2. They Are Multisensory

There is so much going on! Multisensory quite simply means, as you can probably guess, that more than one sense is stimulated at the same time.

This heightens learning and engagement from the children.

Rhythm sticks involve movement, and they also involve sound. They mix music and language (if you play the right games). All of this is the perfect formula for learning.

3.Good For Behavior

General speaking, I have always found them a positive tool for behavior. I think it is because they get everyone involved, and so there is more of an emphasis on ‘doing’ rather than sitting and listening.

4.Good For Rhythm

The clue is definitely in the name for this one – yes, rhythm sticks are definitely great for rhythm.

What is rhythm? Rhythm is several things in this context: it is understanding how words are broken up into syllables. (For the best 17 syllables games, take a look at this article) It is also understanding how sentences are broken up into words. Rhythm sticks can help with both these things.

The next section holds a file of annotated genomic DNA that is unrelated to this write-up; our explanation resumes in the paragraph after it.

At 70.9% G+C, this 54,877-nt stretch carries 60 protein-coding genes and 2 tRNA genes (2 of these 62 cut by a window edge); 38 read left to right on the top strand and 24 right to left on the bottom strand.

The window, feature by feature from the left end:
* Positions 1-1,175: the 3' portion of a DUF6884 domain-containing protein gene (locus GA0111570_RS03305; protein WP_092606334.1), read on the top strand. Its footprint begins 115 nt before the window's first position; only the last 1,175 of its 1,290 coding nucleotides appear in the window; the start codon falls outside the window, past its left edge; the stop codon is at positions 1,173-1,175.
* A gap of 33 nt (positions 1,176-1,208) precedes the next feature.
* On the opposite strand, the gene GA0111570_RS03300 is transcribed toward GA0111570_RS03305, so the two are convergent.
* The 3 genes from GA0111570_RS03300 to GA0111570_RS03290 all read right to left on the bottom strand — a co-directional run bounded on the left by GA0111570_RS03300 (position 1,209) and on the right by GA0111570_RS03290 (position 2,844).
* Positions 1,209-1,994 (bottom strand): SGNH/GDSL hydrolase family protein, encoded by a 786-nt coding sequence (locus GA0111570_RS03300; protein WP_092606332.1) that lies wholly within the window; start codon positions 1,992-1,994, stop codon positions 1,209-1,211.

Also, there is the rhythm of sound, and again rhythm sticks can be used to join in with music and songs and help to begin an understanding of rhythm in this way.

5.Teach Early Listening

Because they are interesting and fun to use, they get children engaged.

They will be listening much more closely: to the game, to the words, to the song – whatever it is, rhythm sticks really help this listening process.

They are great at teaching simple skills like eye contact. (For twelve of the best eye contact games, check this article out).

6.They Help Teach A Range Of Phonic Skills

Rhythm sticks are incredibly versatile. In particular, they are good for some of the following: